Max Verstappen has made light of the burden of expectation to become the first Dutch driver to win his home Formula One grand prix.
The 23-year-old Red Bull driver triggered chaotic scenes in a 70,000-strong crowd already in full party mode after starting on pole position and taking the chequered flag.
He re-claimed the championship lead with the victory, earning a three point buffer over seven-time world champ Lewis Hamilton who came second on Sunday.
The revival of the Dutch GP at Zandvoort in 2021 after a 36-year absence owed everything to Verstappen’s surging popularity and success, the Dutchman the first championship contender the country has produced.
The man who started the hype rolling as Formula One’s youngest ever driver (at 17) was already the youngest points scorer (17), podium finisher (18) and race winner (18).
Organisers had said before the event that they could have sold a million tickets, far beyond capacity and COVID-19 restrictions, and those who did get in were there for a Verstappen victory.
“It is just incredible, because the expectations were very high going into the weekend and it’s never easy to fulfil,” Verstappen said after stepping out of the car, with the Dutch royal family in attendance.
“I’ve been always very focused.
“I know I have to focus on the driving and that has been quite straightforward but of course naturally there are more distractions, especially when you are on the grid or drive out and there’s more of a crowd.
“But I think we are professional enough to just focus on our job once we are in the car.”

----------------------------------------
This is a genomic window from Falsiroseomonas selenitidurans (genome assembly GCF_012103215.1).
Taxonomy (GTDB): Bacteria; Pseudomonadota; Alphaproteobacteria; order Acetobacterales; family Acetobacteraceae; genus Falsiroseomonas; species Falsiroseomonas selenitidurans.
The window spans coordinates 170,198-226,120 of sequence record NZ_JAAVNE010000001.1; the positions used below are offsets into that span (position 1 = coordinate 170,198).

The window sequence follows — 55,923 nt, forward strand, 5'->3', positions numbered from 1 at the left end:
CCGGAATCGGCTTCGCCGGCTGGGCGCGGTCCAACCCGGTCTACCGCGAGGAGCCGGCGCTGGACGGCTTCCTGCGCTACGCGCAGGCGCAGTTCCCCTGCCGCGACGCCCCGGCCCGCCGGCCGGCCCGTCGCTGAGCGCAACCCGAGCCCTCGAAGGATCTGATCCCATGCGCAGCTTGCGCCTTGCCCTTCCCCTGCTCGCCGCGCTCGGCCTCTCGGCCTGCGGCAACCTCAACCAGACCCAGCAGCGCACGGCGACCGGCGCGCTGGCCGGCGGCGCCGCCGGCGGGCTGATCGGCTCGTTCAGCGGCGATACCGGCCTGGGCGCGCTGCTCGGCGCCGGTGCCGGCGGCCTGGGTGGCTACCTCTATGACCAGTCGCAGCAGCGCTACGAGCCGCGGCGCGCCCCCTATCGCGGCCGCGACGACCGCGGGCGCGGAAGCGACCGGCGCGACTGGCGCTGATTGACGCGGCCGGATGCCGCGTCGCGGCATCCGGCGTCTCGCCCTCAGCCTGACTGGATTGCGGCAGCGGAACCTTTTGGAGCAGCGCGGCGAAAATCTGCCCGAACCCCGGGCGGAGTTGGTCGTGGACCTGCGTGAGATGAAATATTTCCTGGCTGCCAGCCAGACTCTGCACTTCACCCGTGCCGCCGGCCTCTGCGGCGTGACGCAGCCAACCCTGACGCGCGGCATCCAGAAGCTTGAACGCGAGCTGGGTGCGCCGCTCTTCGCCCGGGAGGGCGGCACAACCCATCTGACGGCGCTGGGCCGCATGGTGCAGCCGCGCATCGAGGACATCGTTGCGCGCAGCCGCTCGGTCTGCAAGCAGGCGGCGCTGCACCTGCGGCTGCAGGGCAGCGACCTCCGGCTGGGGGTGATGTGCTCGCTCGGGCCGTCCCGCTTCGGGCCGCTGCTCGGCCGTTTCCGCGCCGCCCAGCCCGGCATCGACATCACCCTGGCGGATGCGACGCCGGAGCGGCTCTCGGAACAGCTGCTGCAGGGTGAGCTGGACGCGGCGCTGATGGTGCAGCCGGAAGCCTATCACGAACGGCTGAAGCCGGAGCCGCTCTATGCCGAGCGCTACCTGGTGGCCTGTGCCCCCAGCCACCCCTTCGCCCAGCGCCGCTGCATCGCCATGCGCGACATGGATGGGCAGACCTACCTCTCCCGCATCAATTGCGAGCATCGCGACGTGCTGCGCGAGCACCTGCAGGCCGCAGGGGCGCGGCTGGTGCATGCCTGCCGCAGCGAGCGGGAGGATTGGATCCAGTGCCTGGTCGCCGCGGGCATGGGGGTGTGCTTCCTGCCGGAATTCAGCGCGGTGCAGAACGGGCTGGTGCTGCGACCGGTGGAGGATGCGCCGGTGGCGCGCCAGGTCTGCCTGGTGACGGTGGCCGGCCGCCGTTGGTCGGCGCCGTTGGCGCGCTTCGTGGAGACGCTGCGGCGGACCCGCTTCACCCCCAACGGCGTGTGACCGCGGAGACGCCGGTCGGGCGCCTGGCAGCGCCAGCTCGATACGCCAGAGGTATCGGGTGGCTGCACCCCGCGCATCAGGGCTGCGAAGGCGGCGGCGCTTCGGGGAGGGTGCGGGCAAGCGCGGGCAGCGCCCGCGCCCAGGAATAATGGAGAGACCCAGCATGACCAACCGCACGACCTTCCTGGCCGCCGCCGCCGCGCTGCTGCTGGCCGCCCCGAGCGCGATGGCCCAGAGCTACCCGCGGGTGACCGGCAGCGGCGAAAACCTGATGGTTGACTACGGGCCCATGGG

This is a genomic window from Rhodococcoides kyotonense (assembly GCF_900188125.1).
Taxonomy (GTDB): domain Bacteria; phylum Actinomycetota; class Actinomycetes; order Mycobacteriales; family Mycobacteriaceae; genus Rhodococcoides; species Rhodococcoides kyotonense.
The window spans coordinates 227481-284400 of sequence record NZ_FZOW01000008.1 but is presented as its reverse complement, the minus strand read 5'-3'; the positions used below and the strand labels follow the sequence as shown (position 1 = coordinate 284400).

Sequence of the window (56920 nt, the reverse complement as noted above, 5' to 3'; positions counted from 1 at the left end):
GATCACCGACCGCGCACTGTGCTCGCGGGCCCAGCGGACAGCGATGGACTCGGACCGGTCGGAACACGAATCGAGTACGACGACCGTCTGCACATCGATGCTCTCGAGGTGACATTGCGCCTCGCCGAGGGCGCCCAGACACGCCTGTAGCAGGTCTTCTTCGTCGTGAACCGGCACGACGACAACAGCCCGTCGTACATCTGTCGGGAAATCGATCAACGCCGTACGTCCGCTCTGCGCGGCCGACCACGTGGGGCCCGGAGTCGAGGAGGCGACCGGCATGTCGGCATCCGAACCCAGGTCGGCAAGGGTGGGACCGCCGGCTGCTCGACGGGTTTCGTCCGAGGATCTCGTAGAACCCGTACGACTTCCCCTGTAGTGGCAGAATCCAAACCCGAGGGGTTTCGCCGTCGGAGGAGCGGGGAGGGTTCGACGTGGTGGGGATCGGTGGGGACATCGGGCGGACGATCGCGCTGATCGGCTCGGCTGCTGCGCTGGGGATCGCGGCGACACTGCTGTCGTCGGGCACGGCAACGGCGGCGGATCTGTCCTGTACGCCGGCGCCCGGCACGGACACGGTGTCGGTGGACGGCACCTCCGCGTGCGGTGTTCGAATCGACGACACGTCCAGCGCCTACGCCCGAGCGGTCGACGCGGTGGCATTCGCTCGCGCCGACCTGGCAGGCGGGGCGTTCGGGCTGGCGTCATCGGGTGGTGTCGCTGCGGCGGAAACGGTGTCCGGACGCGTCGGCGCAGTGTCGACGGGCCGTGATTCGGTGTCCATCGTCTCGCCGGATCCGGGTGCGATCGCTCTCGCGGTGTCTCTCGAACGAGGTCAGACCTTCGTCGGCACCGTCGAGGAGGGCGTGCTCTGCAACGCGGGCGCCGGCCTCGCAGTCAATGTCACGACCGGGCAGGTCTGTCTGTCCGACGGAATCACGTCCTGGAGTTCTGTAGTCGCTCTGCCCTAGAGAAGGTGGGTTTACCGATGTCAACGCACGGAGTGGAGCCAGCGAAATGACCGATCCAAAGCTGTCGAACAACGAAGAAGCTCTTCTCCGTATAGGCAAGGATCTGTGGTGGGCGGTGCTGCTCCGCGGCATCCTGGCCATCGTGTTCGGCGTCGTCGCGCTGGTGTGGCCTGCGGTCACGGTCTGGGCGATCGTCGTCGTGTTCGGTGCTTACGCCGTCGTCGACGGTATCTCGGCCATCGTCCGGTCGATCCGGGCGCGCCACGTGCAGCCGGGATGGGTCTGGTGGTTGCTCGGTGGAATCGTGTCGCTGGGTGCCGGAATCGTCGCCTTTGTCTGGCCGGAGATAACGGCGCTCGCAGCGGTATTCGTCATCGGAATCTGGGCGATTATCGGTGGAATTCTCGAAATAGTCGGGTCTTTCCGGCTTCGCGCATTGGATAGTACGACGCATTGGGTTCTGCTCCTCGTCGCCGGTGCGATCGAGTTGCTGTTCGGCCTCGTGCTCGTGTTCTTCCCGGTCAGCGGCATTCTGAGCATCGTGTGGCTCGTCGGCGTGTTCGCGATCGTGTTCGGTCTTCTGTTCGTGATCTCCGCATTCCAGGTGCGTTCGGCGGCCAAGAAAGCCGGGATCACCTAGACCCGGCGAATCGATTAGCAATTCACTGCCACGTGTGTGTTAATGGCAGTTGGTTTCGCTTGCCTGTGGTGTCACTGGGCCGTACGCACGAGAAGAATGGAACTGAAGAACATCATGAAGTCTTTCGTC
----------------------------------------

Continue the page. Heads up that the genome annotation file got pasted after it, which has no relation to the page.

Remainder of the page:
Verstappen will be hard to overhaul in the championship with nine rounds remaining.
The Red Bull driver finished 21 seconds ahead of Hamilton to ice his seventh win of the season and 17th of his career.
Hamilton softened the blow with a bonus point for fastest lap.
His Mercedes teammate Valtteri Bottas was third.
Verstappen’s winning margin was exaggerated because Hamilton had to pit again to wrestle back the bonus point from Bottas.
Mercedes told Bottas to abort his bid for fastest lap, but it was too late and forced Hamilton to retrieve it.
A jubilant Verstappen grabbed a Dutch flag and celebrated with the adoring fans who had turned the stands by the seaside town into an orange sea of bodies.
Orange flares were lit and feet were stamped as Verstappen turned to the crowd with a clenched fist after a clinical drive.
AlphaTauri driver Pierre Gasly placed fourth ahead of Ferrari’s Charles Leclerc and Alpine driver Fernando Alonso at the 4.3km Zandvoort track.
Australia’s Daniel Ricciardo was 11th in his McLaren.
Verstappen started from pole position for a season-leading seventh time, and sixth in the past seven races, courtesy of a brilliant qualifying session on Saturday.
Verstappen will look to carry his momentum into the Italian GP at Monza next weekend, where Hamilton again seeks a record-extending 100th win.
“I gave it absolutely everything today, flat-out. I pushed as hard as I could. But they were just too quick for us,” Hamilton said.